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News > Commentary - Reflections on success
Reflections on success

Posted 8/18/2011   Updated 9/1/2011 Email story   Print story

    


Commentary by Lt. Col. David O'Malley
325th Operations Support Squadron commander


8/18/2011 - TYNDALL AIR FORCE BASE, Fla. -- Recently, I had the distinct honor to attend Tyndall's Senior Non-Commissioned Officer Induction Ceremony. It was a magical evening - more than 320 attendees crammed into the Horizons Community Center to honor the 64 SNCO inductees. The inductees were dressed in their Air Force best, gold medallions hanging proudly on their chests. Not only did families and friends travel from locations around the country to show their support, but supervisors and subordinates alike volunteered their Friday evening to share in the celebration. It all combined to create an atmosphere filled with anticipation and pride.

After the meal, the keynote speaker, Chief Master Sgt. (Retired) Gean Alston, highlighted the significant step the SNCO inductees were taking in their careers. He talked about greater responsibilities and discussed techniques for achieving success with increased expectations. After he finished, loud applause filled the room - it was finally time for the main event.

A saber-team marched beside the stage and created a tunnel through which the inductees could pass. One by one, they filed through as their names were called. Most of the inductees strode to the stage with their spouses, but others were joined by children, close friends and supervisors. As they paused for photographs it was clear that the inductees all shared a common theme - they were true Air Force success stories.

Their success was, no doubt, a direct reflection of their dedication to excellence, and a tribute to their positive example and commitment to service. They did not, however, get to this ceremony alone nor will they tackle tomorrow's challenges by themselves. They stand on the success of others and, looking across the crowd, it was easy to see whose shoulders the inductees were perched upon.

First, the supervisors peered across the room anxiously. Many of them helped arrange the ceremony, spending their free time during the week to arrange all of the intricate details - wanting to make the evening even more special than their own induction ceremony years ago. These supervisors represented all who had mentored the inductees through the years. It was their leadership and guidance that helped foster the inductees' professional growth and success.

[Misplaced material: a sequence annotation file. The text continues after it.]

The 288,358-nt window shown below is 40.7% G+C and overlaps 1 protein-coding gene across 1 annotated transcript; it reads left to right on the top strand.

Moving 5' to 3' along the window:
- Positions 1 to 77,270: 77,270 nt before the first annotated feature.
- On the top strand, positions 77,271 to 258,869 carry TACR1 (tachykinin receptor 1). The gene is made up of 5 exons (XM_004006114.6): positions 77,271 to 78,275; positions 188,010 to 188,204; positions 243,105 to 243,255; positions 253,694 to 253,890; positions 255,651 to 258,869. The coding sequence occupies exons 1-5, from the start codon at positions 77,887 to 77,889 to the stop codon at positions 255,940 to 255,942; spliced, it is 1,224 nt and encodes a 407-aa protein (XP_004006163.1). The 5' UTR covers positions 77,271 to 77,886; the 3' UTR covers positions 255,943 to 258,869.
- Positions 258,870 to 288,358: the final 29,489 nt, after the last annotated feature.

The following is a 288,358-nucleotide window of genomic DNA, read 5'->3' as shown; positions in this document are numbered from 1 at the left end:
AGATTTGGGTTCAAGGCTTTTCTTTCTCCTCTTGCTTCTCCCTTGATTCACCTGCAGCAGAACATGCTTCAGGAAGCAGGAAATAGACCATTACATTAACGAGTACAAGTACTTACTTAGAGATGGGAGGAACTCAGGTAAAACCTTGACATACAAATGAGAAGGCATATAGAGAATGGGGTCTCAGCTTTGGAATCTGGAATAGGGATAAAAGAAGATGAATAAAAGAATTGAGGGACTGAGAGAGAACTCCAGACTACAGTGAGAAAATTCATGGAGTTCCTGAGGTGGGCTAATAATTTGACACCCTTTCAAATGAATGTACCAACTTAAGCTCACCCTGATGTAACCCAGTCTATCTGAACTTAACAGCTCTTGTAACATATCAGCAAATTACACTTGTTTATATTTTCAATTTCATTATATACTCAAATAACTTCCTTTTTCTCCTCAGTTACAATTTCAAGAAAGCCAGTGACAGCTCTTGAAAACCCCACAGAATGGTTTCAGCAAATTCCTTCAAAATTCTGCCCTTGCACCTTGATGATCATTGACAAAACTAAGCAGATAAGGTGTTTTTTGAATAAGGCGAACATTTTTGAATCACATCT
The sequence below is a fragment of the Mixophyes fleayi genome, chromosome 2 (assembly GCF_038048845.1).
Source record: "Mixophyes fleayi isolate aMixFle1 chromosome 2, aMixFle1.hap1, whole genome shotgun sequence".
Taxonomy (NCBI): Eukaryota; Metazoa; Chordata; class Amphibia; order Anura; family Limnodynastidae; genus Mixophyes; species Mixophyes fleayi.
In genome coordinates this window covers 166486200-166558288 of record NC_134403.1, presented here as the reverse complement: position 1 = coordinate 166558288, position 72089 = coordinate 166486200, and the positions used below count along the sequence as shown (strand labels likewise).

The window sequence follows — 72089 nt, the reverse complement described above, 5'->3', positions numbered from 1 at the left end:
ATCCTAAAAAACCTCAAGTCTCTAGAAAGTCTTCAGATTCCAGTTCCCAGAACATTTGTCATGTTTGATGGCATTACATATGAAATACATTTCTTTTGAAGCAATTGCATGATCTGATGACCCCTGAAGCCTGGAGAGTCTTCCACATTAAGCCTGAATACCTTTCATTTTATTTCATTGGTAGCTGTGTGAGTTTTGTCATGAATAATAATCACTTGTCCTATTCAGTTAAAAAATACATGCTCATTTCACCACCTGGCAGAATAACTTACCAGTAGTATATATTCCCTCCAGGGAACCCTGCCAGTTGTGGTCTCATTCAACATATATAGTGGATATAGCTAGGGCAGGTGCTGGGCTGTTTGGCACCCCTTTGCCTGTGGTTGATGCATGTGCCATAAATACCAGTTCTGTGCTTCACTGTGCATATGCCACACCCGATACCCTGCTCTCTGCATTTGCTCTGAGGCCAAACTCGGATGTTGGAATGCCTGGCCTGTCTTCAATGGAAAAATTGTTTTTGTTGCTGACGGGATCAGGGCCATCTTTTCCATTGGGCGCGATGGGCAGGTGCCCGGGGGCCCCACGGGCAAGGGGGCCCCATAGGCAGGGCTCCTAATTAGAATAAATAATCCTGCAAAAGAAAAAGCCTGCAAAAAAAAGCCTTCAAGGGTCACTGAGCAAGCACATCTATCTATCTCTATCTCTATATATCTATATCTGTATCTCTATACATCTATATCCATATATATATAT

Next to the supervisors sat by many work-center subordinates. These individuals were looking at the inductees with a similar sense of pride. Not only were they gazing at the ceremony with thoughts of their own induction in the future, but they also looked on with a sense of accomplishment. It was their mentors and leaders being recognized. In part, the hard work of these subordinates was being recognized through their supervisors . . . their accomplishments as a team celebrated.

Mixed throughout the crowd were the inductees' friends and peers they'd grown up with through their years in the Air Force. These were the people whose shoulders they'd leaned on and advice they'd counted on. They knew they were all sharing a special experience . . . taking a step forward together. They also knew that they'd need each other even more through the upcoming years of increased expectation and responsibility.

The last group of people in the crowd was certainly the most important. These were the family members who knew the inductees better than anyone else. There were parents who had helped guide them through their early years and spouses who had made their careers possible. There were children in the crowd, so proud of their mom or dad. These were the people who had formed the foundation that made the inductees who they are today. Their smiles were certainly the most radiant.

As the evening came to a close, the crowd stood once again with the Air Force Song and another round of applause. The inductees, however, deflected the praise towards their supervisors, subordinates, friends and families. You see, these inductees get it. The celebration of their accomplishment was also recognition for those that had helped them get to the top. Although we must all strive to meet tomorrow's challenges with the confidence of yesterday's successes, no one can do it alone. It is these teams that make each of us better Airmen and our Air Force the greatest in the world.



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